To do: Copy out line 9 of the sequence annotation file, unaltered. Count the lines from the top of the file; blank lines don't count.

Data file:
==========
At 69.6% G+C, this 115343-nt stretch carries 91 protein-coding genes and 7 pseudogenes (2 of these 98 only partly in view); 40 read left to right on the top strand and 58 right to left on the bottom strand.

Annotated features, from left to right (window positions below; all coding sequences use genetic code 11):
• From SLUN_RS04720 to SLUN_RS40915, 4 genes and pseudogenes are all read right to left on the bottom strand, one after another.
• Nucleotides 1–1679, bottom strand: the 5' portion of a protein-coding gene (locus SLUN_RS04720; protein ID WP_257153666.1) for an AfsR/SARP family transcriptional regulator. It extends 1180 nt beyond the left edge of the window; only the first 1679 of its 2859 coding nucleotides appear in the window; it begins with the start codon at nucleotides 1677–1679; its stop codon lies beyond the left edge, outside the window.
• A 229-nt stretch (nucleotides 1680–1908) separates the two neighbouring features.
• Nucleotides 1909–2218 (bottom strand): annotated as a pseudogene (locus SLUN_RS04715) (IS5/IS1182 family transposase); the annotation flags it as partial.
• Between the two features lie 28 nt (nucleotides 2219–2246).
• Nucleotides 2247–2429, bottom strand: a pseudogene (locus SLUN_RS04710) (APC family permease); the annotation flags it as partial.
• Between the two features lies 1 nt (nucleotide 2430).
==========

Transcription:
• Between the two features lies 1 nt (nucleotide 2430).